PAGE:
Meaning of palinode in English:


Pronunciation /ˈpalɪnəʊd/


  • 1A poem in which the poet retracts a view or sentiment expressed in a former poem.

    ‘But although it revises the spiritual meaning of paralysis, East Coker is not a palinode of Eliot's earlier work.’
    • ‘Although the term ‘abuse’ in the title emphasizes moral censure, the poem does not read like a puritan palinode but seems to compete against Lyly's Euphues, which had appeared a few months earlier.’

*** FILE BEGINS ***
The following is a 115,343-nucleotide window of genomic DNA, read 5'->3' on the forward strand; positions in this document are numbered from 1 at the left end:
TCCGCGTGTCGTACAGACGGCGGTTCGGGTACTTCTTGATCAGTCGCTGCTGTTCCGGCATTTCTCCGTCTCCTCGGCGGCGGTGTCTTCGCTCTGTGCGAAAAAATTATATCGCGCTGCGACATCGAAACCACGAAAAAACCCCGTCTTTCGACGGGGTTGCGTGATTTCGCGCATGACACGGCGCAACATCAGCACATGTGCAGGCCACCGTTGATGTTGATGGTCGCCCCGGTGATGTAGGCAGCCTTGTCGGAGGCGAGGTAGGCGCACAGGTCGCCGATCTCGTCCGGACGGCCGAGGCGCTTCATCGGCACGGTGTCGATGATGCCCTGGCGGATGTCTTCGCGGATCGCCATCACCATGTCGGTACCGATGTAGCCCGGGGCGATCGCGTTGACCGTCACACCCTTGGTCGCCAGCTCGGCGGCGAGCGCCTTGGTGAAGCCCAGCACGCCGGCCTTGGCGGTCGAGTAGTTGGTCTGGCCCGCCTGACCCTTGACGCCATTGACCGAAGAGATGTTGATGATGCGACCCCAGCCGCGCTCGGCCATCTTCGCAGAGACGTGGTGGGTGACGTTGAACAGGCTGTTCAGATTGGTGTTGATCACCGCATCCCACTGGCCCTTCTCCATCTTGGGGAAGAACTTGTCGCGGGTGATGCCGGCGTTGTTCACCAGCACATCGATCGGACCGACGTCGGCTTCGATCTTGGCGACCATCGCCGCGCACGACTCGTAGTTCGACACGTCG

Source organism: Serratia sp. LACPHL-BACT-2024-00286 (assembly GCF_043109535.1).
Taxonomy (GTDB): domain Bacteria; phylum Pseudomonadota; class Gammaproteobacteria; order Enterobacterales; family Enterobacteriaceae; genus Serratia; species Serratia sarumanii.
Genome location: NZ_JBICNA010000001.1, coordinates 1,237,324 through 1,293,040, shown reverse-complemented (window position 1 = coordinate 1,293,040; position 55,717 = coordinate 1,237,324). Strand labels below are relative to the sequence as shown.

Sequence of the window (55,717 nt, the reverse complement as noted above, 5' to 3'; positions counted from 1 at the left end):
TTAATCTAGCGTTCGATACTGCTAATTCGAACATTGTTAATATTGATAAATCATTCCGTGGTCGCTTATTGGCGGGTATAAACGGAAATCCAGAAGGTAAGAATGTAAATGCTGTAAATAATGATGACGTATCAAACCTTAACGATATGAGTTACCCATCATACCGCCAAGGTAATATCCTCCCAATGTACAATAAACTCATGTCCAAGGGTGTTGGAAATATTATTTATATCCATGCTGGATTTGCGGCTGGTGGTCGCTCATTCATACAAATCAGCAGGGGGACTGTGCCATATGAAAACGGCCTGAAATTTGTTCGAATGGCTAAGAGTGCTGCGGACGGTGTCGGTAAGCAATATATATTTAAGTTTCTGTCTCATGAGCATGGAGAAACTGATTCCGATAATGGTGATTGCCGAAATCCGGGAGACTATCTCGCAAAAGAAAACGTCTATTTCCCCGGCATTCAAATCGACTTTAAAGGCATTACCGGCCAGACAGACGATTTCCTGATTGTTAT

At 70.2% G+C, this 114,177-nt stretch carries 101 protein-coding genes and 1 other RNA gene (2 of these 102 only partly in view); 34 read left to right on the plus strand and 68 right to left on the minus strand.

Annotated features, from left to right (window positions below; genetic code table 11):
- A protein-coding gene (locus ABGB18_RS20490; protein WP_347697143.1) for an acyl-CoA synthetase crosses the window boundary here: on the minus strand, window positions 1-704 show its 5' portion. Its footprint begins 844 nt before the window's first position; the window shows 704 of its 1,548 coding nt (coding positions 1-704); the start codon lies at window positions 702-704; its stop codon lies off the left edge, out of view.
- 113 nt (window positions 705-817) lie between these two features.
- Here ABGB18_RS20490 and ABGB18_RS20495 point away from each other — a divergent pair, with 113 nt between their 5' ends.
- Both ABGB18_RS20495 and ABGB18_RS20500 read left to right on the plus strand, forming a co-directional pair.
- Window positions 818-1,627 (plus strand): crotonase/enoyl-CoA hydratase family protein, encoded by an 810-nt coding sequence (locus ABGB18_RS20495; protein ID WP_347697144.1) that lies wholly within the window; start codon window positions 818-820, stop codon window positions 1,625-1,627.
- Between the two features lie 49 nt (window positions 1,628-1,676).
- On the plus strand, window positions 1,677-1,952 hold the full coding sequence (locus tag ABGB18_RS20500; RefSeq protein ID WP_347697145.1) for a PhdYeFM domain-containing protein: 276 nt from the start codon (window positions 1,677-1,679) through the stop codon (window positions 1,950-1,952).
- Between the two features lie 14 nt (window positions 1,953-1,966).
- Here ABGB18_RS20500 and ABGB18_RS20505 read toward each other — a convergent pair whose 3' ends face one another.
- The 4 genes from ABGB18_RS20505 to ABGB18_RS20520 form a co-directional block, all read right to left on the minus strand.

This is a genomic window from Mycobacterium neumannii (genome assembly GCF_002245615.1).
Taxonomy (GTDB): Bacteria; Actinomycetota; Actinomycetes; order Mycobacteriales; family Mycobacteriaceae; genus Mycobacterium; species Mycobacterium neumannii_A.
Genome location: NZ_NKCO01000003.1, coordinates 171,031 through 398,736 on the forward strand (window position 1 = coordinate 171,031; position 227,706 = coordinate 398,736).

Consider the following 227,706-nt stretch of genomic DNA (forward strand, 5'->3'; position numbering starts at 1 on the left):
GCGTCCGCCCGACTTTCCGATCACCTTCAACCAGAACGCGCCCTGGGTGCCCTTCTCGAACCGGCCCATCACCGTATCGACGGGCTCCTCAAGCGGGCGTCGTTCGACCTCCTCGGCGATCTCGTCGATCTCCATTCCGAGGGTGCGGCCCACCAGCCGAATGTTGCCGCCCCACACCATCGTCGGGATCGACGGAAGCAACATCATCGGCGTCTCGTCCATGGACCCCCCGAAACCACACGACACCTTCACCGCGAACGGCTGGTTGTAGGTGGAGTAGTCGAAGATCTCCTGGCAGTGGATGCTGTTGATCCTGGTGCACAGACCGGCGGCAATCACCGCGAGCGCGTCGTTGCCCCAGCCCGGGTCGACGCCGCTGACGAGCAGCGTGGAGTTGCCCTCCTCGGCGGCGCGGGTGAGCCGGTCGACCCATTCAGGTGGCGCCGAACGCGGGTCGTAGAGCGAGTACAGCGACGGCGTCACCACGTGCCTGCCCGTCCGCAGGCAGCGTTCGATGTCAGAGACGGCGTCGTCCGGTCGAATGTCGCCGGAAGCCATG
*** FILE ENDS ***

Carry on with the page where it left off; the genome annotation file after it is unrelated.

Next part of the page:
• ‘The first recorded use of a palinode is in a poem by Stesichorus in the 7th century BC.’
    • ‘But any poem of retraction can be called a palinode these days without following this form.’
    1. 1.1A retraction of a statement.
      ‘In his palinode Socrates corrects both his message and his character.’
      • ‘The ‘hot rampageous horses of my will’ clearly alludes to Socrates' palinode in The Phaedrus, but Auden, in contrast to Socrates, speaks of at least two unruly horses.’
      • ‘There can be no doubt that he intentionally left his former student's vindication of Sparta unanswered, thereby giving rise to what some have called a palinode: an apparent retraction of the argument of the discourse proper.’


Late 16th century via Latin from Greek palinōidia, from palin ‘again’ + ōidē ‘song’.